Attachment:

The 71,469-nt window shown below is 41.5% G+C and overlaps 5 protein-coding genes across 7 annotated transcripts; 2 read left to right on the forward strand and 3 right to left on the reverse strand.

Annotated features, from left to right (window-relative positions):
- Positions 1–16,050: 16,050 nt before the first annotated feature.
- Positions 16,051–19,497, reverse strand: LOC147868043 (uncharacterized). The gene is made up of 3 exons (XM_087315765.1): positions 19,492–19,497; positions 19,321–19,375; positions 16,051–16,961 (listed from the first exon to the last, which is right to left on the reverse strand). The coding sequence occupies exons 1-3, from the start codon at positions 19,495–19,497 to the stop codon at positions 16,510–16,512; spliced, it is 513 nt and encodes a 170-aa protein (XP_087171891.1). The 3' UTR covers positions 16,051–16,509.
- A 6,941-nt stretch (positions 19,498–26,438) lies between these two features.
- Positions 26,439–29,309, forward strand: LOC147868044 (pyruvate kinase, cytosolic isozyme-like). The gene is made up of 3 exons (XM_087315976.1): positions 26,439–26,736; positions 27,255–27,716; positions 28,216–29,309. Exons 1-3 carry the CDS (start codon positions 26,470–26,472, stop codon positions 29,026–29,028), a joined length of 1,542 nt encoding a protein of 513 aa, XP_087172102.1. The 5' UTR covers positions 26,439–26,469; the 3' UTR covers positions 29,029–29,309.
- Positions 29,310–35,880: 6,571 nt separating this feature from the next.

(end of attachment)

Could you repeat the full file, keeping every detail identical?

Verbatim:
The 71,469-nt window shown below is 41.5% G+C and overlaps 5 protein-coding genes across 7 annotated transcripts; 2 read left to right on the forward strand and 3 right to left on the reverse strand.

Annotated features, from left to right (window-relative positions):
- Positions 1–16,050: 16,050 nt before the first annotated feature.
- Positions 16,051–19,497, reverse strand: LOC147868043 (uncharacterized). The gene is made up of 3 exons (XM_087315765.1): positions 19,492–19,497; positions 19,321–19,375; positions 16,051–16,961 (listed from the first exon to the last, which is right to left on the reverse strand). The coding sequence occupies exons 1-3, from the start codon at positions 19,495–19,497 to the stop codon at positions 16,510–16,512; spliced, it is 513 nt and encodes a 170-aa protein (XP_087171891.1). The 3' UTR covers positions 16,051–16,509.
- A 6,941-nt stretch (positions 19,498–26,438) lies between these two features.
- Positions 26,439–29,309, forward strand: LOC147868044 (pyruvate kinase, cytosolic isozyme-like). The gene is made up of 3 exons (XM_087315976.1): positions 26,439–26,736; positions 27,255–27,716; positions 28,216–29,309. Exons 1-3 carry the CDS (start codon positions 26,470–26,472, stop codon positions 29,026–29,028), a joined length of 1,542 nt encoding a protein of 513 aa, XP_087172102.1. The 5' UTR covers positions 26,439–26,469; the 3' UTR covers positions 29,029–29,309.
- Positions 29,310–35,880: 6,571 nt separating this feature from the next.